Contents

Prepared for: Agency for Healthcare Research and Quality, U.S. Department of Health and Human Services, 5600 Fishers Lane, Rockville, MD 20857; www.ahrq.gov Contract No. 290-2015-00006-I, 290-32008-T Prepared by: Johns Hopkins University Evidence-based Practice Center, Baltimore, MD

Suggested citation:

Neufeld KJ, Needham DM, Oh ES, Wilson LM, Nikooie R, Zhang A, Koneru M, Balagani A, Singu S, Aldabain L, Robinson KA. Antipsychotics for the Prevention and Treatment of Delirium. Comparative Effectiveness Review No. 219. (Prepared by the Johns Hopkins University Evidence-based Practice Center under Contract No. 290-2015-00006-I-2.) AHRQ Publication No. 19-EHC019-EF. Rockville, MD: Agency for Healthcare Research and Quality; September 2019. Posted final reports are located on the Effective Health Care Program search page. DOI: https://doi.org/10.23970/AHRQEPCCER219.

This report is based on research conducted by the Johns Hopkins University Evidence-based Practice Center (EPC) under contract to the Agency for Healthcare Research and Quality (AHRQ), Rockville, MD (Contract No. 290-2015-00006-I-2). The findings and conclusions in this document are those of the authors, who are responsible for its contents; the findings and conclusions do not necessarily represent the views of AHRQ. Therefore, no statement in this report should be construed as an official position of AHRQ or of the U.S. Department of Health and Human Services.

Two investigators were members of the guideline panel for a 2018 Society for Clinical Care Medicine guideline for the management of pain, sedation, delirium, rehabilitation, and sleep for critically ill patients. Two investigators co-authored the American Geriatric Society guidelines for post-operative delirium in older adults. None of the other investigators have any affiliations or financial involvement that conflicts with the material presented in this report.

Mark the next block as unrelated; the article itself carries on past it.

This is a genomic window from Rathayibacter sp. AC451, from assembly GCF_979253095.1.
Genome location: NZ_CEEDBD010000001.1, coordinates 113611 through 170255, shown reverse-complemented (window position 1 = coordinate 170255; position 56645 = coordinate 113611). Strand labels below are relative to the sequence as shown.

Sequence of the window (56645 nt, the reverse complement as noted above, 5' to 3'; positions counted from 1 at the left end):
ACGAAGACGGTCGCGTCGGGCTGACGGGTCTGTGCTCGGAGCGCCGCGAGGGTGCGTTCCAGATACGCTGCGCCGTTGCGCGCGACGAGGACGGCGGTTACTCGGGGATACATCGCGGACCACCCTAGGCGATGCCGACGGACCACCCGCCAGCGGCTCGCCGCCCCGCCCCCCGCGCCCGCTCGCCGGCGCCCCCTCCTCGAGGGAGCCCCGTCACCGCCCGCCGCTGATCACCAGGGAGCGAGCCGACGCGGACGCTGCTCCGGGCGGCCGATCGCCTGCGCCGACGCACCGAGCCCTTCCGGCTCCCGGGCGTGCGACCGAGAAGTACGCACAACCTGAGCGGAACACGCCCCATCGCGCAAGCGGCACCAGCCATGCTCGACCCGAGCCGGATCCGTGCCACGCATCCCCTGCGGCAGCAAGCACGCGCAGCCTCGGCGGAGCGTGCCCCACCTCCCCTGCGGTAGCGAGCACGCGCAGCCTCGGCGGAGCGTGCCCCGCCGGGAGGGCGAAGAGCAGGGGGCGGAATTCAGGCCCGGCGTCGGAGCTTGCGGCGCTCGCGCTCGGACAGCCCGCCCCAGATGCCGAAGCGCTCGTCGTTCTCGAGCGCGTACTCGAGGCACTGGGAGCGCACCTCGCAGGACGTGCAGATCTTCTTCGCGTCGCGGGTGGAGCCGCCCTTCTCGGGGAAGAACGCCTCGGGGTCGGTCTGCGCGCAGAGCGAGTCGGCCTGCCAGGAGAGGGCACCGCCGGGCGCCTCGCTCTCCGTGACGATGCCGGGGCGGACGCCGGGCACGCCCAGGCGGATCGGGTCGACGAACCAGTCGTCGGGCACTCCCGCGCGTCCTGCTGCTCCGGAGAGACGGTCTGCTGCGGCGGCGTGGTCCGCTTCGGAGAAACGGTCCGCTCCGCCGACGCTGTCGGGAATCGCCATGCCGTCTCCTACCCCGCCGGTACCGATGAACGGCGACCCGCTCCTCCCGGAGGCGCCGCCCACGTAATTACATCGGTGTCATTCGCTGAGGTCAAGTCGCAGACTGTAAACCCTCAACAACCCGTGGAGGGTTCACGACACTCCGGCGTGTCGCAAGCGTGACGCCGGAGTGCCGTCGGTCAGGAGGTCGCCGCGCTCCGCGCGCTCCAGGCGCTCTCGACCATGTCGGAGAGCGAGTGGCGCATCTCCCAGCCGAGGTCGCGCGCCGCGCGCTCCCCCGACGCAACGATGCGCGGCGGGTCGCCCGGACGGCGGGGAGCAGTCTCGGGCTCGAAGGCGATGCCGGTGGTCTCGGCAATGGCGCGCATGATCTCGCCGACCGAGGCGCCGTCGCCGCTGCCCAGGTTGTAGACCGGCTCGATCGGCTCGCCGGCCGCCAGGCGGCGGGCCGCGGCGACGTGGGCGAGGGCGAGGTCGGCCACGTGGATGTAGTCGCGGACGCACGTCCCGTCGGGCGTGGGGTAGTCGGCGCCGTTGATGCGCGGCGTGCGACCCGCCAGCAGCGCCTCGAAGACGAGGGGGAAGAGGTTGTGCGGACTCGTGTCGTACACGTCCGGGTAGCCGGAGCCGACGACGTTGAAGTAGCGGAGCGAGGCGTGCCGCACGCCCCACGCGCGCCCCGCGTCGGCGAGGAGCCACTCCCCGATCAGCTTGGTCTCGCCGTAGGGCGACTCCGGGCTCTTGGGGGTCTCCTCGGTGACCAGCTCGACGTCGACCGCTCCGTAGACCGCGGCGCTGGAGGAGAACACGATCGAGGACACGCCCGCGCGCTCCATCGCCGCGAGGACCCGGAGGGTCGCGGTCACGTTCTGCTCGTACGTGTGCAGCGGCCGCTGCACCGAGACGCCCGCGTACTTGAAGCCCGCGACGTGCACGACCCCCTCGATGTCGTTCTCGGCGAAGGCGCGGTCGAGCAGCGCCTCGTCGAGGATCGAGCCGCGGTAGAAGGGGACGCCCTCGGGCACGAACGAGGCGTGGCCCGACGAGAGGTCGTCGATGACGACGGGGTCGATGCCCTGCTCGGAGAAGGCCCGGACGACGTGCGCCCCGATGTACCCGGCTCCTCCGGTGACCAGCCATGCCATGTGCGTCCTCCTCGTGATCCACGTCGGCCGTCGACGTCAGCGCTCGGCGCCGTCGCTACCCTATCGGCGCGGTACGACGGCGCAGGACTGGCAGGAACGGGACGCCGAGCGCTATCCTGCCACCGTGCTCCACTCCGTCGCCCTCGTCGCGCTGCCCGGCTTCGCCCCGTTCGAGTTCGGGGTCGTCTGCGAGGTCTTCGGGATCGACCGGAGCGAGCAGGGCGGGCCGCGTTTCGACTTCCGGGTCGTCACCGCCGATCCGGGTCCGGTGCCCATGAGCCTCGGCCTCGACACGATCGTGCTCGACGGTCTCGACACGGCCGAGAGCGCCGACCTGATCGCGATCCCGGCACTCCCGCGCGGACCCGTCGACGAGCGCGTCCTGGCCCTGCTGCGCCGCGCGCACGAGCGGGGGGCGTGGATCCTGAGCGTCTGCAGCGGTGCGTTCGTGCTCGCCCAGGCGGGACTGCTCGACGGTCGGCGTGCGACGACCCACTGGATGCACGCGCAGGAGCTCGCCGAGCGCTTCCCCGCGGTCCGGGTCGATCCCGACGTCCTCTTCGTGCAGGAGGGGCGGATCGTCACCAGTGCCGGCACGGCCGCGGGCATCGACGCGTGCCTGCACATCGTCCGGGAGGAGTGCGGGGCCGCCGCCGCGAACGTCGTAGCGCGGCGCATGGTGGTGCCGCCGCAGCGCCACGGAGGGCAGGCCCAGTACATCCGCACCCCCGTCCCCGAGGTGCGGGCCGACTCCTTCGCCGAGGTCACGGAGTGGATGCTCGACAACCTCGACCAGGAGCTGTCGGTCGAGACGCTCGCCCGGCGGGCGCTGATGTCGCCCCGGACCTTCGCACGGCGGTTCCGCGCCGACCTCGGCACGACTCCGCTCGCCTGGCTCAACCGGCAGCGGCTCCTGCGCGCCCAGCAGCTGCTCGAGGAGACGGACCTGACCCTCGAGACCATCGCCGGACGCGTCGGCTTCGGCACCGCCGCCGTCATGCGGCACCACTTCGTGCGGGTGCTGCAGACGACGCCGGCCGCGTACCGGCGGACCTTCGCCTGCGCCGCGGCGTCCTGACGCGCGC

The information in this report is intended to help healthcare decision makers—patients and clinicians, health system leaders, and policymakers, among others—make well-informed decisions and thereby improve the quality of healthcare services. This report is not intended to be a substitute for the application of clinical judgment. Anyone who makes decisions concerning the provision of clinical care should consider this report in the same way as any medical reference and in conjunction with all other pertinent information, i.e., in the context of available resources and circumstances presented by individual patients.

This report is made available to the public under the terms of a licensing agreement between the author and the Agency for Healthcare Research and Quality. This report may be used and reprinted without permission except those copyrighted materials that are clearly noted in the report. Further reproduction of those copyrighted materials is prohibited without the express permission of copyright holders.

AHRQ or U.S. Department of Health and Human Services endorsement of any derivative products that may be developed from this report, such as clinical practice guidelines, other quality enhancement tools, or reimbursement or coverage policies, may not be stated or implied.

This report may periodically be assessed for the currency of conclusions. If an assessment is done, the resulting surveillance report describing the methodology and findings will be found on the Effective Health Care Program website at www.effectivehealthcare.ahrq.gov. Search on the title of the report.

People using assistive technology may not be able to fully access information in this report. For assistance contact vog.shh.qrha@CPE.

Bookshelf ID: NBK546180PMID: 31509366